So a couple of weeks ago, I started experiencing some weird physical symptoms. I just mentioned them in passing to a medical professional (who I was seeing for unrelated reasons), and before I knew it, I was sent off to the ER and embarked on a few days of heart tests.
The good news is that the symptoms I have been experiencing weren’t related to my heart. (This of course means we still need to track down what’s causing them, but at least we’ve ruled out the most serious culprits.)
The bad news is that I must make some changes to my lifestyle. I’m pushing 40, so you know what that means:
Exercise and diet.
I generally hate exercise with the blinding passion of ten thousand suns. First off, I find it boring. It is almost impossible for me to get bored, so this is saying something. I think some of it has to do with the repetitiveness, but more of it has to do with the isolation. Unless you have the money to plop down at a gym (which I don’t), exercise is a solitary endeavor that grates against my extrovert nature.
Of course, you can exercise in public–walking, jogging–and it doesn’t cost a dime. But then you have the prying eyes of the public upon you. Yes, I know, I shouldn’t care what strangers think, but I do. I don’t have much lung capacity; I get totally winded if I run a couple of blocks. (Or so I thought until I did a stress test–apparently I can jog for a while as long as I gradually build up speed and don’t care about collapsing into a heap for fifteen minutes afterwards.) I don’t like that I get winded so easily, and don’t like the idea that everybody on the sidewalk can gaze upon my ineptitude in all its glory. (Remember that I live in the downtown of a major city, there are always a lot of people around.) And I know that the only way to increase my lung capacity is to do those exhausting four-block runs and build it up gradually. But it’s hard to wrap my mind around the long-term benefits of temporary embarrassment.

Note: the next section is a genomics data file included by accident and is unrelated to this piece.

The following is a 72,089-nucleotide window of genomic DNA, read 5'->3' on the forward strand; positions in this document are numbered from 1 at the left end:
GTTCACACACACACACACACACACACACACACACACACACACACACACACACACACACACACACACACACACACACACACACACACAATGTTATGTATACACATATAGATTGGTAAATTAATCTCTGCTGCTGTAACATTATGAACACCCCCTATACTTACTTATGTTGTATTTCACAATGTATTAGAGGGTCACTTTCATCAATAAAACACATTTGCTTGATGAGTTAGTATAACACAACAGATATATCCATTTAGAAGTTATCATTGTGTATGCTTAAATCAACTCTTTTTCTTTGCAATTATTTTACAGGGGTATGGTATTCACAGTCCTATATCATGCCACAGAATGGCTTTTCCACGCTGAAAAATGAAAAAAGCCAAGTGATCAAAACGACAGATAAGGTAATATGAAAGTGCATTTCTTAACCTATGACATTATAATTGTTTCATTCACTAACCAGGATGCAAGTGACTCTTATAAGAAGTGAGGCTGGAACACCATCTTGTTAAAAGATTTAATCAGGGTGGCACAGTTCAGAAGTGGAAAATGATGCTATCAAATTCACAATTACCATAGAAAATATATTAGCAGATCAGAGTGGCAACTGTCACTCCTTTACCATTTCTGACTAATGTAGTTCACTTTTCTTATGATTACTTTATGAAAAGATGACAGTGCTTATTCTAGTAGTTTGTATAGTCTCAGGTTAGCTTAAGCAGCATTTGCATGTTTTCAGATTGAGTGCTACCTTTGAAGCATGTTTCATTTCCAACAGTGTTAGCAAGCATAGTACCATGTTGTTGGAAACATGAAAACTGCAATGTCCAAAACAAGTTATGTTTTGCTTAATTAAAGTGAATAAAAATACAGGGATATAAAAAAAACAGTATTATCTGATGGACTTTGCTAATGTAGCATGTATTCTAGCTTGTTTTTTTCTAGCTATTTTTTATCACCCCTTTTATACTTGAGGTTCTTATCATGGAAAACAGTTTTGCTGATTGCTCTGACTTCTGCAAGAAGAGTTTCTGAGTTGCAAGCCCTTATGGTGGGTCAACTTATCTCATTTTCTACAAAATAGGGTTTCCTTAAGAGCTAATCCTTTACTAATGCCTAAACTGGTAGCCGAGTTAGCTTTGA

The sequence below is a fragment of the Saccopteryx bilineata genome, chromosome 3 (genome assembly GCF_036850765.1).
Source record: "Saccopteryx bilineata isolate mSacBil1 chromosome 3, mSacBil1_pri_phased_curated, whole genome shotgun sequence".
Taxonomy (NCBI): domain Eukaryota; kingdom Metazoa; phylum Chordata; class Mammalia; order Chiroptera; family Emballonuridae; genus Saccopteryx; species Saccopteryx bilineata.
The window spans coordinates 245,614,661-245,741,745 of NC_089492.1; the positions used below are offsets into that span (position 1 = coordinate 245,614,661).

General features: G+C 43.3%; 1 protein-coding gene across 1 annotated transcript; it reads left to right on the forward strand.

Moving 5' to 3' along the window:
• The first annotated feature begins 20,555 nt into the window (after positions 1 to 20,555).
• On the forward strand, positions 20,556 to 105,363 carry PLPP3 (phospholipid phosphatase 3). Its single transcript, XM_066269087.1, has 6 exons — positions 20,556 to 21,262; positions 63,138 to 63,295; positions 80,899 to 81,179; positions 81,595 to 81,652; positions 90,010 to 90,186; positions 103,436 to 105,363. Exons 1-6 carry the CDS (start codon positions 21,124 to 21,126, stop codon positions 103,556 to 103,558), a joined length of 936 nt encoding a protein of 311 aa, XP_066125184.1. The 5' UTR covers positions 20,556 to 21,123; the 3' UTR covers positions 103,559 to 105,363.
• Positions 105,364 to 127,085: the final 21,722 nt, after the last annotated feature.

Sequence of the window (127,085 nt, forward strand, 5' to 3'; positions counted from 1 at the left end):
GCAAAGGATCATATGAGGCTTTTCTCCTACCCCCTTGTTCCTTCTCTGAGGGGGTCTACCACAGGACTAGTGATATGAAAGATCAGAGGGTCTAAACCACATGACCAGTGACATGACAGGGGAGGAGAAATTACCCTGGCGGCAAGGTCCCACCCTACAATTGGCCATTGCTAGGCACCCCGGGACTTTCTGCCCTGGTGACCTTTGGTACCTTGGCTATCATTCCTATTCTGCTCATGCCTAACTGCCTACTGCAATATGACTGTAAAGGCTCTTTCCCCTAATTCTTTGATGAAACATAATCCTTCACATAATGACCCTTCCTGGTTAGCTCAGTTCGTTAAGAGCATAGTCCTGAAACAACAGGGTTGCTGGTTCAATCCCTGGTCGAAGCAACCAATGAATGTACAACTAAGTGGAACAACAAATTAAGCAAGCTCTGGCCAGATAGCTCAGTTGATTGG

As to diet, I have an absolutely crappy diet. Mind you, I love cooking–but I hate cooking for myself. So I gravitate to foods that are simple to prepare–peanut-butter sandwiches, nachos, frozen pizzas. This is compounded with the fact that I have a bad habit of forgetting to eat. I get so wrapped up in the projects I’m working on that sometimes it’s 5 pm or so before I realize I haven’t eaten yet. This does not set one up for healthy eating, either.
And I’m sitting here writing this, and I envision all of you sitting back and pointing at me and telling me I’m making excuses. And, of course (assuming you’re actually doing this), you’re right. I’ve been sitting on these excuses for far too long. I’ve been letting stupid things get in the way, like the trauma of middle-school PE (which is supposed to set you up for a lifetime of healthy habits but more often than not dissuades you from doing so).But I simply have no choice now. My blood pressure, which was once fantastic, is now elevated. My HDL cholesterol is too low. And I can’t ignore my family’s history of heart disease, either.
And so I must figure out how to make myself eat well, and get over my dread of exercise. Because I have no intention of dying at 59 like my father.
In other words, I’m 39, and it’s time to grow up.